by Kenny Rader
Beginning in 1938, Harvard began a study on 268 Harvard Sophomores. Harvard also simultaneously studied 456 boys from the inner city of Boston in the range of 1216 years old. The Harvard project followed and studied all 724 of these boys-turned-to men over the years.
The research included tracking the quality of their marriages, job satisfaction and social activities, but the study also tracked their health. Every two years the men received blood tests, a chest X-ray, an echocardiogram and urine tests.
The group encompassed every aspect of life, even several of the men fought in WWII. Some poor boys became very successful and wealthy while some rich boys became poor. Most married. Some didn’t. Some divorced and some had long-lasting marriages.
Very few of these men, now in their nineties, are still living today, but Harvard still tracks them.
The most significant discovery of the Harvard Study is that close relationships matter. Whether wealthy, middle class or poor, the key to quality of life and longevity is not money. The key to life is close relationships.
The study found that couples in good supportive relationships were the best off, not necessarily financially, but in quality and enjoyment of life. Those in a low affection marriage relationship and who argued constantly were less happy than unmarried couples.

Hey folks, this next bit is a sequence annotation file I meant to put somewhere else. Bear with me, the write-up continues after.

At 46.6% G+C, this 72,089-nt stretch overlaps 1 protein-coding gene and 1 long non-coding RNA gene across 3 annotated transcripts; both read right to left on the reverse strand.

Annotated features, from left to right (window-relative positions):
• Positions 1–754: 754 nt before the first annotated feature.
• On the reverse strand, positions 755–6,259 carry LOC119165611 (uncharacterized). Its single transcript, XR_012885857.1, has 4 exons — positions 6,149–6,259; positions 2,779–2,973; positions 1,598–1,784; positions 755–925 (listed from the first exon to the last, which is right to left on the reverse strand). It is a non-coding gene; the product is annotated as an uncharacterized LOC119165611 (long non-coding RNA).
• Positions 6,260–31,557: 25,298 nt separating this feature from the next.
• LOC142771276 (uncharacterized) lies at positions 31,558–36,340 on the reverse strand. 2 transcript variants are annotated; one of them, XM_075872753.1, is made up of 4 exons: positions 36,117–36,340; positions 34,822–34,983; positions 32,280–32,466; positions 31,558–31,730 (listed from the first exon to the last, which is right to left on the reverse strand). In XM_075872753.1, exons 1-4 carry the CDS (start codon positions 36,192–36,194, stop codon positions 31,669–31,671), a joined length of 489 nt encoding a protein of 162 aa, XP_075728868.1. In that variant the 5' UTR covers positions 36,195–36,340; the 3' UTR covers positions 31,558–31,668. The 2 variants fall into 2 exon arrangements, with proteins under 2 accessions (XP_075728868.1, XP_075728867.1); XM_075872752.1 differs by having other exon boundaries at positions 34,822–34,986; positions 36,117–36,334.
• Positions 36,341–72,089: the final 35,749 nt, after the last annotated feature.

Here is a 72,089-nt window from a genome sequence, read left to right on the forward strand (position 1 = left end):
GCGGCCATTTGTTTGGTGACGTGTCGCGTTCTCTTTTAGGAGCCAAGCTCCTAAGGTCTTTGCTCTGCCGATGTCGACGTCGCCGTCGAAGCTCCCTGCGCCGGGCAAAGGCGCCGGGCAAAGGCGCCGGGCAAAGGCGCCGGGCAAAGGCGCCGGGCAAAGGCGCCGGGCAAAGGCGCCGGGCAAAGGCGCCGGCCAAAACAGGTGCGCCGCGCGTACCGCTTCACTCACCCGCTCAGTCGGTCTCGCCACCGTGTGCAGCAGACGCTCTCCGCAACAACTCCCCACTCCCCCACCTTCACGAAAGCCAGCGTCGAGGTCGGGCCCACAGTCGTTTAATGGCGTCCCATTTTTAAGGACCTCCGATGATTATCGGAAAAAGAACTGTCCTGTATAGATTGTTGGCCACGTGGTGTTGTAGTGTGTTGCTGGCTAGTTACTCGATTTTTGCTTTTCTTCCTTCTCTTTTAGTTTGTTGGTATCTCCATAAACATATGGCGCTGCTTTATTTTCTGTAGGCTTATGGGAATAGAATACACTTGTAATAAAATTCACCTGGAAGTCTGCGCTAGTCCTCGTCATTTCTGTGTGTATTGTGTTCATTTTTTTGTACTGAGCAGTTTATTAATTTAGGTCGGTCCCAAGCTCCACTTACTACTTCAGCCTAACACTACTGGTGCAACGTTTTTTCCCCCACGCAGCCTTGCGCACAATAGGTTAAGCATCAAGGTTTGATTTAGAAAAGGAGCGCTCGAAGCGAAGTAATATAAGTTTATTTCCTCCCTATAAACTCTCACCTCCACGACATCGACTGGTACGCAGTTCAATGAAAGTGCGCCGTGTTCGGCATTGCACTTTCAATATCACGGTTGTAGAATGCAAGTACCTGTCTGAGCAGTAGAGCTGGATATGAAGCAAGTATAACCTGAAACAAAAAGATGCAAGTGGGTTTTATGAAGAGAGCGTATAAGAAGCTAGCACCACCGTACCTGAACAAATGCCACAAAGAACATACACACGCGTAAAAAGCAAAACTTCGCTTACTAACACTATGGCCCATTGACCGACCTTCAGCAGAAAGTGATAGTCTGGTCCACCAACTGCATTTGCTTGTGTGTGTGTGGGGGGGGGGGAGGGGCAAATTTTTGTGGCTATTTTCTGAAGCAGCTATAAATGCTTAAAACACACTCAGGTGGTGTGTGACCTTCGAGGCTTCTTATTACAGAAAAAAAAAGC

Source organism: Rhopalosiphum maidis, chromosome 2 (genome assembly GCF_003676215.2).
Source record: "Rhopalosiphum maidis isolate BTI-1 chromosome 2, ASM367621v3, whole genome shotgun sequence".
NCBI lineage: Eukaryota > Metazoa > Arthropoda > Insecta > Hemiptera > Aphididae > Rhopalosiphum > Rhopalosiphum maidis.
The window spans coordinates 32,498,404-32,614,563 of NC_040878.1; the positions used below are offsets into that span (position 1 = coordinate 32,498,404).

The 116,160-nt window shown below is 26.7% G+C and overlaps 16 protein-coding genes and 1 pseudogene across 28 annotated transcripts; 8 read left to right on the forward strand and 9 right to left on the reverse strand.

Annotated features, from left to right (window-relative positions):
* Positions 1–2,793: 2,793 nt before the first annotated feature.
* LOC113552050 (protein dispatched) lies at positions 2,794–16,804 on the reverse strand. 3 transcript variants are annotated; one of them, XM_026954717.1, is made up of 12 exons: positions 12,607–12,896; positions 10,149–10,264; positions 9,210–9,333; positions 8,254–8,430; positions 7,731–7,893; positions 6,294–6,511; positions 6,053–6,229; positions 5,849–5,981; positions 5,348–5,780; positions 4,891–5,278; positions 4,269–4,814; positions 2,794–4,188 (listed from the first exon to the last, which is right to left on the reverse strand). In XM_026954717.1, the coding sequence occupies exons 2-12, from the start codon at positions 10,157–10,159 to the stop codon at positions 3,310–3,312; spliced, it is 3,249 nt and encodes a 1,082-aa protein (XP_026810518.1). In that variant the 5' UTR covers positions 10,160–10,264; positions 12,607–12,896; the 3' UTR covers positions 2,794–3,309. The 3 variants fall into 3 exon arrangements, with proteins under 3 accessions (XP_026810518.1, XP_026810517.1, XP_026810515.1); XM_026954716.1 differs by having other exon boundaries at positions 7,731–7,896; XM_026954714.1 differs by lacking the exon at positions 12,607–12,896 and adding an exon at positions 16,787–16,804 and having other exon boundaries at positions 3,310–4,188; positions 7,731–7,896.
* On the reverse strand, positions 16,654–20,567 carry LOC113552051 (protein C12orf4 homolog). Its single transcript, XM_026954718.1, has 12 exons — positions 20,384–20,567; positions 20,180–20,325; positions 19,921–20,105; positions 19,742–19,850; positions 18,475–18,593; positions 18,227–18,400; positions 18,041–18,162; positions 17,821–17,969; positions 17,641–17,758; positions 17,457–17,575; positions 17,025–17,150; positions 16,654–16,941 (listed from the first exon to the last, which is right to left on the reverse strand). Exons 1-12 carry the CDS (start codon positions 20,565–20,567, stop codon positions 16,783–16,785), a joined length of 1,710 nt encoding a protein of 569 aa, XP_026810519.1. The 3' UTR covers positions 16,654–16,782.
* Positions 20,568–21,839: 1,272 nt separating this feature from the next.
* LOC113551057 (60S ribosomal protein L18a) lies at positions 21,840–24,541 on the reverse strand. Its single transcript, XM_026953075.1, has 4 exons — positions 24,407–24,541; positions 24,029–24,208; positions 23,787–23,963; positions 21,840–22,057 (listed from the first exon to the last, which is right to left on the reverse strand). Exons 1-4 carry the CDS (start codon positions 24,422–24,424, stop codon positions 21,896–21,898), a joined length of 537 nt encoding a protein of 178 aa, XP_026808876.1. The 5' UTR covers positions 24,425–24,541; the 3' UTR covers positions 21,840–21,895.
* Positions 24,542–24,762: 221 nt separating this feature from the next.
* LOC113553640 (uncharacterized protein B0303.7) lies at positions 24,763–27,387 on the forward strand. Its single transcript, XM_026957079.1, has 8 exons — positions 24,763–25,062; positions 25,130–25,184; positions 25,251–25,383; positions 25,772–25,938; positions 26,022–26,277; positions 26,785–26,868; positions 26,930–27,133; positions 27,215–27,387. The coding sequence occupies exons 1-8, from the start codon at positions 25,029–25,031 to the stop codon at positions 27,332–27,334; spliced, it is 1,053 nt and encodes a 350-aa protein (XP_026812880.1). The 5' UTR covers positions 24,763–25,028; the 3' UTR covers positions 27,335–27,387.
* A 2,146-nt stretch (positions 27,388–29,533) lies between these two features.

Of great significance, good relationships with people were most important both in enjoyment of life and in longevity. Those with the best social support: marriage, family, friends, and community had the best health. Loving relationships were the key. Men interacting with people in a loving relationship mattered the most, even to the point of some with high health-risk factors often outlived men with low health-risk factors.
When examining marriages, stable, supportive marriages proved beneficial in more ways than one. Couples in good marriages not only lived longer with better physical health, but those good marriages also helped reduce the risk of mild cognitive impairment and dementia. Here again, marriage was not the key as much as good healthy relationships with people in general.
Consider the results of the Harvard Study and the nature of Christ’s intent of His Church. Of all the organizations on earth, which one can fulfill the results of the Harvard Study better than the Church? If good relationships are the key to real happiness; if good relationships are key to longevity; if good relationships are key to mental health, what organization can help you and I build good relationships better than the Church? The answer is – none.
Notice that the key is not only good relationships in marriages; the key is good relationships with a variety of people. Jesus taught us to focus on building our lives on one major principle: love. How important is love in Jesus’ view? The Pharisees asked Jesus about the greatest commandment in the Law.
37 Jesus replied: “‘Love the Lord your God with all your heart and with all your soul and with all your mind.’ 38 This is the first and greatest commandment. 39 And the second is like it: ‘Love your neighbor as yourself.’ 40 All the Law and the Prophets hang on these two commandments.”